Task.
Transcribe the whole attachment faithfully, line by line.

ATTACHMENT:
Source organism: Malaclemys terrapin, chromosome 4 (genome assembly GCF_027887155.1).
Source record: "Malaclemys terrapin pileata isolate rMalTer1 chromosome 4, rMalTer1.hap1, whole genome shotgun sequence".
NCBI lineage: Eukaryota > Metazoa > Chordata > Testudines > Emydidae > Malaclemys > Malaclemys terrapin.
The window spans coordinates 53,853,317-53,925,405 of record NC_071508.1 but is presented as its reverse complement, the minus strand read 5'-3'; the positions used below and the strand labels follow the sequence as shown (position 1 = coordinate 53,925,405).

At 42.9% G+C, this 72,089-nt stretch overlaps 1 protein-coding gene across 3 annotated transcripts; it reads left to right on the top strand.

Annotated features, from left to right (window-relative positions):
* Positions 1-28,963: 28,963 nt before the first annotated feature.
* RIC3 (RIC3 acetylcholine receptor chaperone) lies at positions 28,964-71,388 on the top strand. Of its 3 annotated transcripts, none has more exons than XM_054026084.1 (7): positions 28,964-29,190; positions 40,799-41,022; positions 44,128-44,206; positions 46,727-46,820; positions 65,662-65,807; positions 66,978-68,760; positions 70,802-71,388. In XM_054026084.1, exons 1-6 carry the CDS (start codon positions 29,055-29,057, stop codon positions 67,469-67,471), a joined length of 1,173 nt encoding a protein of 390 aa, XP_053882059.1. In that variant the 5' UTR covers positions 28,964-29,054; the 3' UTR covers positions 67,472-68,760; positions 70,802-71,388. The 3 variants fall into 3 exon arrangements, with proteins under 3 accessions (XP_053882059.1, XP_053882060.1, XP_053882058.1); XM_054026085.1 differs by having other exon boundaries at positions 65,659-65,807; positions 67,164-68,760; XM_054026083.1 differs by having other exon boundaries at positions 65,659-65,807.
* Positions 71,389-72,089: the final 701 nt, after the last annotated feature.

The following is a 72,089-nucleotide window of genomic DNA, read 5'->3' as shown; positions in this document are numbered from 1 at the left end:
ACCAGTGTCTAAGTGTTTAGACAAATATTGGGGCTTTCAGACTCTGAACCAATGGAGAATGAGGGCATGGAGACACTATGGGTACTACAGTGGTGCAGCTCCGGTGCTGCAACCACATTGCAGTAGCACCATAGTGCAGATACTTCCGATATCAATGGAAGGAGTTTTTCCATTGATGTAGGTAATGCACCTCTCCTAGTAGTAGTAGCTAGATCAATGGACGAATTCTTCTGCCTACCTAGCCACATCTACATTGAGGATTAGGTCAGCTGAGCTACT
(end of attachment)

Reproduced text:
Source organism: Malaclemys terrapin, chromosome 4 (genome assembly GCF_027887155.1).
Source record: "Malaclemys terrapin pileata isolate rMalTer1 chromosome 4, rMalTer1.hap1, whole genome shotgun sequence".
NCBI lineage: Eukaryota > Metazoa > Chordata > Testudines > Emydidae > Malaclemys > Malaclemys terrapin.
The window spans coordinates 53,853,317-53,925,405 of record NC_071508.1 but is presented as its reverse complement, the minus strand read 5'-3'; the positions used below and the strand labels follow the sequence as shown (position 1 = coordinate 53,925,405).

At 42.9% G+C, this 72,089-nt stretch overlaps 1 protein-coding gene across 3 annotated transcripts; it reads left to right on the top strand.

Annotated features, from left to right (window-relative positions):
* Positions 1-28,963: 28,963 nt before the first annotated feature.
* RIC3 (RIC3 acetylcholine receptor chaperone) lies at positions 28,964-71,388 on the top strand. Of its 3 annotated transcripts, none has more exons than XM_054026084.1 (7): positions 28,964-29,190; positions 40,799-41,022; positions 44,128-44,206; positions 46,727-46,820; positions 65,662-65,807; positions 66,978-68,760; positions 70,802-71,388. In XM_054026084.1, exons 1-6 carry the CDS (start codon positions 29,055-29,057, stop codon positions 67,469-67,471), a joined length of 1,173 nt encoding a protein of 390 aa, XP_053882059.1. In that variant the 5' UTR covers positions 28,964-29,054; the 3' UTR covers positions 67,472-68,760; positions 70,802-71,388. The 3 variants fall into 3 exon arrangements, with proteins under 3 accessions (XP_053882059.1, XP_053882060.1, XP_053882058.1); XM_054026085.1 differs by having other exon boundaries at positions 65,659-65,807; positions 67,164-68,760; XM_054026083.1 differs by having other exon boundaries at positions 65,659-65,807.
* Positions 71,389-72,089: the final 701 nt, after the last annotated feature.

The following is a 72,089-nucleotide window of genomic DNA, read 5'->3' as shown; positions in this document are numbered from 1 at the left end:
ACCAGTGTCTAAGTGTTTAGACAAATATTGGGGCTTTCAGACTCTGAACCAATGGAGAATGAGGGCATGGAGACACTATGGGTACTACAGTGGTGCAGCTCCGGTGCTGCAACCACATTGCAGTAGCACCATAGTGCAGATACTTCCGATATCAATGGAAGGAGTTTTTCCATTGATGTAGGTAATGCACCTCTCCTAGTAGTAGTAGCTAGATCAATGGACGAATTCTTCTGCCTACCTAGCCACATCTACATTGAGGATTAGGTCAGCTGAGCTACT